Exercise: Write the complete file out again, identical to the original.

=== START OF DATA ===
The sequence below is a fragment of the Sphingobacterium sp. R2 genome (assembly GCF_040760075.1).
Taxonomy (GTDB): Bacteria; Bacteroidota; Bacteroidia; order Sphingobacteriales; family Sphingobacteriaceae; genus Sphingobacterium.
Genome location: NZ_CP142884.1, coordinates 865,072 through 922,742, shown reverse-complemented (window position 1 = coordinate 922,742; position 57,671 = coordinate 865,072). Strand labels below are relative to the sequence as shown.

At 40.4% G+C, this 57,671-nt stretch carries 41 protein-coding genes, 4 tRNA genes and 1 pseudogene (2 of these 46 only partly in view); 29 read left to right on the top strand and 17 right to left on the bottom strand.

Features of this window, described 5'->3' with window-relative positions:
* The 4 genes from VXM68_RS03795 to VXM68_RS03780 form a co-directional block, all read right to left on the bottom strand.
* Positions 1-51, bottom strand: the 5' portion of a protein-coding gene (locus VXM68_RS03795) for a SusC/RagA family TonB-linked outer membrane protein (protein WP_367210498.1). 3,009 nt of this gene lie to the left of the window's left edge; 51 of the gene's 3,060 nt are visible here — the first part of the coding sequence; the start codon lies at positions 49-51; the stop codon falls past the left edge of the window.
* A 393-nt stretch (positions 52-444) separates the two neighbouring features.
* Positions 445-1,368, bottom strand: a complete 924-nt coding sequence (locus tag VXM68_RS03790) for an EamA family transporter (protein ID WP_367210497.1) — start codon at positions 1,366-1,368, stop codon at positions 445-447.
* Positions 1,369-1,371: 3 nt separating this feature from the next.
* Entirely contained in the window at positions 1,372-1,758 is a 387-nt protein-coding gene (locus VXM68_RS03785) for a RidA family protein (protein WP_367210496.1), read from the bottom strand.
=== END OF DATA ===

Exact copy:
The sequence below is a fragment of the Sphingobacterium sp. R2 genome (assembly GCF_040760075.1).
Taxonomy (GTDB): Bacteria; Bacteroidota; Bacteroidia; order Sphingobacteriales; family Sphingobacteriaceae; genus Sphingobacterium.
Genome location: NZ_CP142884.1, coordinates 865,072 through 922,742, shown reverse-complemented (window position 1 = coordinate 922,742; position 57,671 = coordinate 865,072). Strand labels below are relative to the sequence as shown.

At 40.4% G+C, this 57,671-nt stretch carries 41 protein-coding genes, 4 tRNA genes and 1 pseudogene (2 of these 46 only partly in view); 29 read left to right on the top strand and 17 right to left on the bottom strand.

Features of this window, described 5'->3' with window-relative positions:
* The 4 genes from VXM68_RS03795 to VXM68_RS03780 form a co-directional block, all read right to left on the bottom strand.
* Positions 1-51, bottom strand: the 5' portion of a protein-coding gene (locus VXM68_RS03795) for a SusC/RagA family TonB-linked outer membrane protein (protein WP_367210498.1). 3,009 nt of this gene lie to the left of the window's left edge; 51 of the gene's 3,060 nt are visible here — the first part of the coding sequence; the start codon lies at positions 49-51; the stop codon falls past the left edge of the window.
* A 393-nt stretch (positions 52-444) separates the two neighbouring features.
* Positions 445-1,368, bottom strand: a complete 924-nt coding sequence (locus tag VXM68_RS03790) for an EamA family transporter (protein ID WP_367210497.1) — start codon at positions 1,366-1,368, stop codon at positions 445-447.
* Positions 1,369-1,371: 3 nt separating this feature from the next.
* Entirely contained in the window at positions 1,372-1,758 is a 387-nt protein-coding gene (locus VXM68_RS03785) for a RidA family protein (protein WP_367210496.1), read from the bottom strand.